Saturday, February 11, 2012

Lambing Jug Basics

Photo:  One of last year's lambs hiding from the lens of Tharren's camera. 

In a few weeks we'll be setting up the Home farm's lambing barn. This involves tracking down panels and connector hinges in order to build lambing jugs.

A lambing jug is a small pen in which that a ewe stays in after giving birth to her lambs. The ewe and her lambs stay in the jug for up to 3 days. This allows the ewe and lambs to bond with one another without being interfered with by other ewes. Jugs also allow shepherds to keep a close eye on the ewe and lambs.

Photo: Lambing jugs complete with ewes and lambs. One or two jugs open to allow the ewes in the holding pens access to water. The ewe and lambs in the foreground are marked with Sprayline stock marker. This helps temporarily match the lambs to their mother. 

To build lambing jugs we use our welded wire panels. Other folks like to use wood or plastic panels.

During the breeding season we used marking harnesses and multiple marking crayons in order to best determine when our ewes should be expected to lamb. Based on this data we separate the ewes into a number of drop pens in the lambing barn shortly before they're due to lamb.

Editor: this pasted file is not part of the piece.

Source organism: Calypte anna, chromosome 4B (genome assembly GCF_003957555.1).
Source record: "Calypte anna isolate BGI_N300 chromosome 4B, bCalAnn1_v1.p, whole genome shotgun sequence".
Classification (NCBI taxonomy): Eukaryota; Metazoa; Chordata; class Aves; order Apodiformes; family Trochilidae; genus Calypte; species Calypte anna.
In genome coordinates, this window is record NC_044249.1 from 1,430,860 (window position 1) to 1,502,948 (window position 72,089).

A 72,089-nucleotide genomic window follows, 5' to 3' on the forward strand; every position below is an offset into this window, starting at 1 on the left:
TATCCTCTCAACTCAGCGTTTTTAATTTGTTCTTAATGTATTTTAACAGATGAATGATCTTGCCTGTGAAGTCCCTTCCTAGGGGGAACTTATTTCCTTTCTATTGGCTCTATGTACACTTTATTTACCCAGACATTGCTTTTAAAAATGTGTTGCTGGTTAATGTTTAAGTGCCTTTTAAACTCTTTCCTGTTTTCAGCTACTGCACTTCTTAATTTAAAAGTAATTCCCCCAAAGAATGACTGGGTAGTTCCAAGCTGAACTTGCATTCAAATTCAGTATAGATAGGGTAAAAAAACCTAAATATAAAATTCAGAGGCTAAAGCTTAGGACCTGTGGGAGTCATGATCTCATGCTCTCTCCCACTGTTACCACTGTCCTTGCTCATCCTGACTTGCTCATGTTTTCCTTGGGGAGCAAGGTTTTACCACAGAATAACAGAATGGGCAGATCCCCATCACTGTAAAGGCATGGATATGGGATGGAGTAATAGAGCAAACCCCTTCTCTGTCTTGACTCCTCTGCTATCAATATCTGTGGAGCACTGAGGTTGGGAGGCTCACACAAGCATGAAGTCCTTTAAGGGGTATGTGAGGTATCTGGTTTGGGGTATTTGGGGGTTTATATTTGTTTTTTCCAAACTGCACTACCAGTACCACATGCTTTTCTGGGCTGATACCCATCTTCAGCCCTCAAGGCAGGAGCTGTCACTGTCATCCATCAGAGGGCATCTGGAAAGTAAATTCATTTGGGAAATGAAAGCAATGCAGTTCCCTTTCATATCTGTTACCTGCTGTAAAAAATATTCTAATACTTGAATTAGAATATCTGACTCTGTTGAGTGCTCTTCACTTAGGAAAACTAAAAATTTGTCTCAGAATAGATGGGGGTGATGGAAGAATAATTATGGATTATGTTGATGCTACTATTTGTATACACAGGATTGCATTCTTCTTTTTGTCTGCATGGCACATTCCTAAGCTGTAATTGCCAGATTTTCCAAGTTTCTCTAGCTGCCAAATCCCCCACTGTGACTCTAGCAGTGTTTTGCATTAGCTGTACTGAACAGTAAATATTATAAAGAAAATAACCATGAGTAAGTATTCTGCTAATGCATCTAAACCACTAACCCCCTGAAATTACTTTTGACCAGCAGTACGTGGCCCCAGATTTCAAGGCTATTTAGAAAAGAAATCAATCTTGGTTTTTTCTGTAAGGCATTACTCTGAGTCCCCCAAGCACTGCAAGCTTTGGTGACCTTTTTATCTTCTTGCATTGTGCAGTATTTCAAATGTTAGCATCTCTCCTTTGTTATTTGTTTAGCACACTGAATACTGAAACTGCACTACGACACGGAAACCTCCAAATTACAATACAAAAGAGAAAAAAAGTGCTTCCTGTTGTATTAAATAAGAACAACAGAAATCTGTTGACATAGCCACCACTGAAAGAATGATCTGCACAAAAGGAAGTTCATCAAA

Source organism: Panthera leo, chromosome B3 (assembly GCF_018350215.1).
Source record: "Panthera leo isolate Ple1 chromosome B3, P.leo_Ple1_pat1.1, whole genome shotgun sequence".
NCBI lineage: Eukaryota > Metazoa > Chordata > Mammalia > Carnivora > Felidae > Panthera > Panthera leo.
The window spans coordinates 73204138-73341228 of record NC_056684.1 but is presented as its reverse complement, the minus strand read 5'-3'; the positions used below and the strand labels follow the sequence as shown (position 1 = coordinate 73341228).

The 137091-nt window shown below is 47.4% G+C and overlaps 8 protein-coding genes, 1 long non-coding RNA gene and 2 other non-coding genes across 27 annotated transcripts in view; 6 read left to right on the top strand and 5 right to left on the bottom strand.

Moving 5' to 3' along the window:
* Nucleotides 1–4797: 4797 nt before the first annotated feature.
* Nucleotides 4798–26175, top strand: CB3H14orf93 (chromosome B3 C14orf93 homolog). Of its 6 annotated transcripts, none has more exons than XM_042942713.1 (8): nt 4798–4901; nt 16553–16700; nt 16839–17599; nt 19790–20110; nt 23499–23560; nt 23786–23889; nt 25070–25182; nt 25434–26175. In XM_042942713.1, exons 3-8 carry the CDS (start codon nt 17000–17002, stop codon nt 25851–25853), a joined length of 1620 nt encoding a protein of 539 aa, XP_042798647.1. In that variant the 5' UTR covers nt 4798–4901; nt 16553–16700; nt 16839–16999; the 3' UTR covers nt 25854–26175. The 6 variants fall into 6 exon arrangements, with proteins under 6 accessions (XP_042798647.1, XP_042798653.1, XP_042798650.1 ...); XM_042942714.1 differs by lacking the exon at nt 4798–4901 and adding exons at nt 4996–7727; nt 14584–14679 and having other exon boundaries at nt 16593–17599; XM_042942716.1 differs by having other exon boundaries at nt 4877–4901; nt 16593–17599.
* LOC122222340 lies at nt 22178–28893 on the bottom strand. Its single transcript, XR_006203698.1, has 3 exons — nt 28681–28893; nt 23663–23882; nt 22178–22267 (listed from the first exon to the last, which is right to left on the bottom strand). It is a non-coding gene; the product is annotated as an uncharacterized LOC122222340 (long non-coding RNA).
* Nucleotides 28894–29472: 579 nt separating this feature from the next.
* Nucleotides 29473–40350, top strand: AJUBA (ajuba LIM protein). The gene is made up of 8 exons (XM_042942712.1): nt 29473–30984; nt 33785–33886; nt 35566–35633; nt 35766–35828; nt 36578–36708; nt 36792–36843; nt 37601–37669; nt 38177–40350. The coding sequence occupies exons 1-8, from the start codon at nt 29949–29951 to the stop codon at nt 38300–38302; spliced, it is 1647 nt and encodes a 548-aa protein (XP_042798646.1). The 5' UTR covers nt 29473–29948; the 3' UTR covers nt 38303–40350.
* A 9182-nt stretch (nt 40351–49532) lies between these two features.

We keep an extra eye on a ewe when she begins to show signs of going into labor. Signs typically include the ewe isolating herself from the flock, pawing at the ground and starting to build a nest. After a ewe has lambed in the drop pen she is put into a jug with her lambs.

Feeders or waterers are secured to a wall or one of the jug's panels. If a ewe can knock something over, she will. Secured items don't spill as much water or waste as much feed.  We're lucky in that the water system for the lambing barn runs along the west wall. It is a supported PVC pipe with water holes cut every 3-4 ft. The constantly flowing water is gravity fed and we have not had an issue with it freezing.

Photo: Our watering system running along side the lambing jugs. We cut our panels so they fit over the frame and piping. Sometimes we'll put a heat lamp in a jug on very cold days or newborn lambs. It is clipped and tied to the panel to prevent it from being knocked down. 

Bedding should be refreshed after a ewe has left a jug. This reduces disease potential and lowers the amount of moisture in the bedding.